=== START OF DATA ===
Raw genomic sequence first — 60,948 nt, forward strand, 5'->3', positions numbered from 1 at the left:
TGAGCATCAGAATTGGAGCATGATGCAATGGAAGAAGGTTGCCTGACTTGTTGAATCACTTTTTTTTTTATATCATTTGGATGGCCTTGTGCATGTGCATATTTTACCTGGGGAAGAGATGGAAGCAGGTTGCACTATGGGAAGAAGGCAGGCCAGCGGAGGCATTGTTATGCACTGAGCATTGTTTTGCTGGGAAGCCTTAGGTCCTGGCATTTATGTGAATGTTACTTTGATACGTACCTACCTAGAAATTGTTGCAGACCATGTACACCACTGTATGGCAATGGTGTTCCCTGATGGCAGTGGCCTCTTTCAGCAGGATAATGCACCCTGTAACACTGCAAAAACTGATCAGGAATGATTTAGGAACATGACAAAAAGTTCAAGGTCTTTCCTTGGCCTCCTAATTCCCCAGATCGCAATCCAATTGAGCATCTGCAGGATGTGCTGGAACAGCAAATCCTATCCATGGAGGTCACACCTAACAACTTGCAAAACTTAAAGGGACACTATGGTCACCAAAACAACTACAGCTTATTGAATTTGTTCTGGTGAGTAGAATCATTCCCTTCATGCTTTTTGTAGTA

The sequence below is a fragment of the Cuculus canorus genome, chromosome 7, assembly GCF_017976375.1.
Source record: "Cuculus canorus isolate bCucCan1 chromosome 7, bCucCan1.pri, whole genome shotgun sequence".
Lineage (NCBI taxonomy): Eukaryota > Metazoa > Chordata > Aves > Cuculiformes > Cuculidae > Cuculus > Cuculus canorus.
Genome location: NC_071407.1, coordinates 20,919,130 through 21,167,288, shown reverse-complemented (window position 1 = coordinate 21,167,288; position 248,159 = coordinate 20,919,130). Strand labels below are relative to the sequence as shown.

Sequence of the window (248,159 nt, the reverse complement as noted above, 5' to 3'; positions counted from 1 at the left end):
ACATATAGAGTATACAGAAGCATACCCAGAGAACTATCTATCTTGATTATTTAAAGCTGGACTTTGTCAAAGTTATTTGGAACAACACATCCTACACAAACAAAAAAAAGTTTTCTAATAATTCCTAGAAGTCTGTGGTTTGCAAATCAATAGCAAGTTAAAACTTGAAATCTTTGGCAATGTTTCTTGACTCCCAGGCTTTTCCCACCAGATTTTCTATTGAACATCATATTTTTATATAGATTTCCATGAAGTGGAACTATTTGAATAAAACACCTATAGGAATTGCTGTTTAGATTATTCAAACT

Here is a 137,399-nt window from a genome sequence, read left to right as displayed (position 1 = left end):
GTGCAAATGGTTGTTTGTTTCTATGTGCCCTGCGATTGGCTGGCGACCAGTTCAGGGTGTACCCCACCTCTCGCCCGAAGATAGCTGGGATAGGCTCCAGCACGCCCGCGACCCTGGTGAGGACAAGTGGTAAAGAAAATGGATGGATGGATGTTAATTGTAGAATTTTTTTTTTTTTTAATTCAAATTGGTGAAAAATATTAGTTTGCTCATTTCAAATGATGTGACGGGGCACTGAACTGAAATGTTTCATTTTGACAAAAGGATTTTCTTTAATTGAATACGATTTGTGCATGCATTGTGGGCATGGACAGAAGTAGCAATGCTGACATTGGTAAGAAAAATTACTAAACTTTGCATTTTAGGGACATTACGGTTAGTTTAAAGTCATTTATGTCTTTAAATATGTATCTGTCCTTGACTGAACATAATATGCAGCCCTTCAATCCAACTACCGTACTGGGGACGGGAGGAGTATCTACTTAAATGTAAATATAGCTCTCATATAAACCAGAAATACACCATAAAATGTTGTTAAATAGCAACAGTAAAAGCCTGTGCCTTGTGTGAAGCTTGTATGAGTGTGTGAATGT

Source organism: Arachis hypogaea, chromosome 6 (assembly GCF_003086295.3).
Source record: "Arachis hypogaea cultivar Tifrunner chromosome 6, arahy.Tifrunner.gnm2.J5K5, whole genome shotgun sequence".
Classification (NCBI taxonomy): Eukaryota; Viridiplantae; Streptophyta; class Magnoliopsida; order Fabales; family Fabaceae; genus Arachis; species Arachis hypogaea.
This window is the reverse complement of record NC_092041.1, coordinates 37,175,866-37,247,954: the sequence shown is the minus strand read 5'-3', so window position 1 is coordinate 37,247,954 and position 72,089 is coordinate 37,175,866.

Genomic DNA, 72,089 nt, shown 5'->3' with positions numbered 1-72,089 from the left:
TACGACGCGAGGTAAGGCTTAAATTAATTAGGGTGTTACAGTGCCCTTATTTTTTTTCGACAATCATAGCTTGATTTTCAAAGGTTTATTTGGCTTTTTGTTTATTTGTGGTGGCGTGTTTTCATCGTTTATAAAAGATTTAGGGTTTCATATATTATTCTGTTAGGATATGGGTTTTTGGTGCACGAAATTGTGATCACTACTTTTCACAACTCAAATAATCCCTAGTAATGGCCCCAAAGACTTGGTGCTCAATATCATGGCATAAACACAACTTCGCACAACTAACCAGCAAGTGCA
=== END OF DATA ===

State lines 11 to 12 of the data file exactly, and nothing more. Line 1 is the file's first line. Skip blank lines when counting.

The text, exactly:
Source organism: Arachis hypogaea, chromosome 6 (assembly GCF_003086295.3).
Source record: "Arachis hypogaea cultivar Tifrunner chromosome 6, arahy.Tifrunner.gnm2.J5K5, whole genome shotgun sequence".